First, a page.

Fewer residents in Manitoba and Saskatchewan are close to financial insolvency than they were a few months ago, according to the MNP Consumer Debt index.
The index, which is a quarterly survey conducted by Ipsos on behalf of MNP, measures Canadians’ attitudes toward their consumer debt and gauges their ability to pay their bills.
According to the results, the number of prairie residents who say they are $200 or less each month away from financial insolvency decreased 10 points since December.
Less than half said they are in this position, including 27 per cent of people who said they have no extra money at the end of the month to cover bills and debt payments.
Despite the fact that fewer are hovering close to financial insolvency at the end of the month, more than half are still worried about their ability to repay debts and 46 per cent of people believe they could be in financial trouble if interest rates increase.
“Many people are maxed out without a plan for paying back what they have borrowed. This raises many alarming questions about how and if their debts can be repaid, particularly if conditions deteriorate or interest rates rise,” said Gord Neudorf, a licensed insolvency trustee in Winnipeg with MNP.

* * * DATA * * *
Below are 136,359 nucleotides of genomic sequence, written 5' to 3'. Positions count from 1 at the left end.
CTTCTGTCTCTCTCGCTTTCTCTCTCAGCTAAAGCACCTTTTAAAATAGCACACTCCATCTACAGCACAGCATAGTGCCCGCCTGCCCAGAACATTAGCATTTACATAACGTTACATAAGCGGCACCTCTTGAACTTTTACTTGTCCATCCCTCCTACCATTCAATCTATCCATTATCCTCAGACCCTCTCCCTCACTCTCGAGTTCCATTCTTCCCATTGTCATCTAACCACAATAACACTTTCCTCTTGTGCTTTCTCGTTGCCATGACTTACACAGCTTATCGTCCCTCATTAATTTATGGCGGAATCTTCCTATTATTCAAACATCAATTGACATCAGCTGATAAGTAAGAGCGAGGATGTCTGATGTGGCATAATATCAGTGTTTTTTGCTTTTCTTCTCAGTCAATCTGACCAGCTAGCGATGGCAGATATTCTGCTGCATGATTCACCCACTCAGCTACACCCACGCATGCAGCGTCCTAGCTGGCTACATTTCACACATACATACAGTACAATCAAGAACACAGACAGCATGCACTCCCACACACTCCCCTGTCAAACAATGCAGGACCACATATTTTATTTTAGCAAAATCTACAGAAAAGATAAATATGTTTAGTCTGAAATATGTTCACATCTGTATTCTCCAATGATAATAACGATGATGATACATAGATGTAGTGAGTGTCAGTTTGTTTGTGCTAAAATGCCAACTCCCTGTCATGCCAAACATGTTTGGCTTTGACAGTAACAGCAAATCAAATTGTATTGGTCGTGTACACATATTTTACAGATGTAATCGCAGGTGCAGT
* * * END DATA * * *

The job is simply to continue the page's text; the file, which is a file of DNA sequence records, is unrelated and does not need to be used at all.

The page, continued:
Forty per cent of Manitoba and Saskatchewan residents said they won’t be able to cover all living and family expenses in the next year without taking on more debt, which is down seven points since December.
Significantly fewer residents said they are concerned about their current level of debt, down four points.
However, 49 per cent of people said they are concerned about the impact of rising interest rates on their banks (up two points), and just over one-third of people said a rate increase could move them towards bankruptcy.
For this survey, Ipsos polled 2,070 people online. The poll is accurate to within plus or minus 2.5 per cent, 19 times out of 20, had all Canadians been polled.